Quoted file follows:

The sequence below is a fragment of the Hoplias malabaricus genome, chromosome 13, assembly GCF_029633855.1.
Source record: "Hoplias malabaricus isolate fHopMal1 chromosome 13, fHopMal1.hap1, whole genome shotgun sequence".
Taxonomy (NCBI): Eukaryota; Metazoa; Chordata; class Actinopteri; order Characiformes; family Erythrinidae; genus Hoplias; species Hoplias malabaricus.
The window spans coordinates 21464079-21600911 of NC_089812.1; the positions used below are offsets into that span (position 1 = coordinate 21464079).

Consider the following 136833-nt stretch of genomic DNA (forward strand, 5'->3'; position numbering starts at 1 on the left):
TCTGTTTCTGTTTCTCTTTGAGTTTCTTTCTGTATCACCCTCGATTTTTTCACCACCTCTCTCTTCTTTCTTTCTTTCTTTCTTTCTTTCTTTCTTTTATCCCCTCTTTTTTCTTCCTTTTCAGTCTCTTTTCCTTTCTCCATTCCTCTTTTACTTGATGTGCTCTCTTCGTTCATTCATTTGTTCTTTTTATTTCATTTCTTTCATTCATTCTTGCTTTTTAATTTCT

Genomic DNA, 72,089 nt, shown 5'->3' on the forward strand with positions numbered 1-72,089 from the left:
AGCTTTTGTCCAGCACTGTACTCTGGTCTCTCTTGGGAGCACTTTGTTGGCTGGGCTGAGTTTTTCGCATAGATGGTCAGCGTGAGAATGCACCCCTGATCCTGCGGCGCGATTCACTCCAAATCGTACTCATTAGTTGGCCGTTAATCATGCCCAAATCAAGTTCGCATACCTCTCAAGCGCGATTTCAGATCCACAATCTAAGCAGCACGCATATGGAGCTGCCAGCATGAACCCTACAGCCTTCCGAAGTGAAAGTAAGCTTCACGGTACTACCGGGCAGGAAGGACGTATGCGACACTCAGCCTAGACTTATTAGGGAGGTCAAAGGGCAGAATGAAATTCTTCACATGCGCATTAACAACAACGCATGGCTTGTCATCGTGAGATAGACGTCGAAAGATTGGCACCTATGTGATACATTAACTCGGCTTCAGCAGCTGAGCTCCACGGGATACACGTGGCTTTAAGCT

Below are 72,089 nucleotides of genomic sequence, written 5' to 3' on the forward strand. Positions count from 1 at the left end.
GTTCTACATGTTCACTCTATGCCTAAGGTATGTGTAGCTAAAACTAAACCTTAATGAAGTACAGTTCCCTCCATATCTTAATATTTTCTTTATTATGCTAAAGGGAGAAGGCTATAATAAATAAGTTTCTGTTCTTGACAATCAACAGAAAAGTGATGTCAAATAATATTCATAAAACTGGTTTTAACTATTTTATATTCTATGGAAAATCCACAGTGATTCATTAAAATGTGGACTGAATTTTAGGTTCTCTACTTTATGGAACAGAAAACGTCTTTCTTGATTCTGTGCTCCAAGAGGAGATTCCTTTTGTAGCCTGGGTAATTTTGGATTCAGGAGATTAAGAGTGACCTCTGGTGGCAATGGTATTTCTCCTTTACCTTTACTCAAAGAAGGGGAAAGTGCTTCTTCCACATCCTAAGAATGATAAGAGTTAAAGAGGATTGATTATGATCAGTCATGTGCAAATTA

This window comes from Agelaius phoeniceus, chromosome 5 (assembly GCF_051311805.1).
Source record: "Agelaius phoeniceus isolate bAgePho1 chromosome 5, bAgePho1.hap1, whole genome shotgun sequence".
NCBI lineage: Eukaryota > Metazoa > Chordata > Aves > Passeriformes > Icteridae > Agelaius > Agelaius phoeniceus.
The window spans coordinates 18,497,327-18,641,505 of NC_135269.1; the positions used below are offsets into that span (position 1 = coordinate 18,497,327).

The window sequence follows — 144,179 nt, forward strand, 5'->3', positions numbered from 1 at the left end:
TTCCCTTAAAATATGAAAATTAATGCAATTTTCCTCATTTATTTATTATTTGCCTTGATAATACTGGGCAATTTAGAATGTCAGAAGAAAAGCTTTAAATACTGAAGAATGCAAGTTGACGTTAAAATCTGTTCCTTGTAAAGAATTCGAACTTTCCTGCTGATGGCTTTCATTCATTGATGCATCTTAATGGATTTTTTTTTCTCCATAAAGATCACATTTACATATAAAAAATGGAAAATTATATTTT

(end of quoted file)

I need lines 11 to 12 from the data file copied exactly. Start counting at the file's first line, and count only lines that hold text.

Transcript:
This window comes from Agelaius phoeniceus, chromosome 5 (assembly GCF_051311805.1).
Source record: "Agelaius phoeniceus isolate bAgePho1 chromosome 5, bAgePho1.hap1, whole genome shotgun sequence".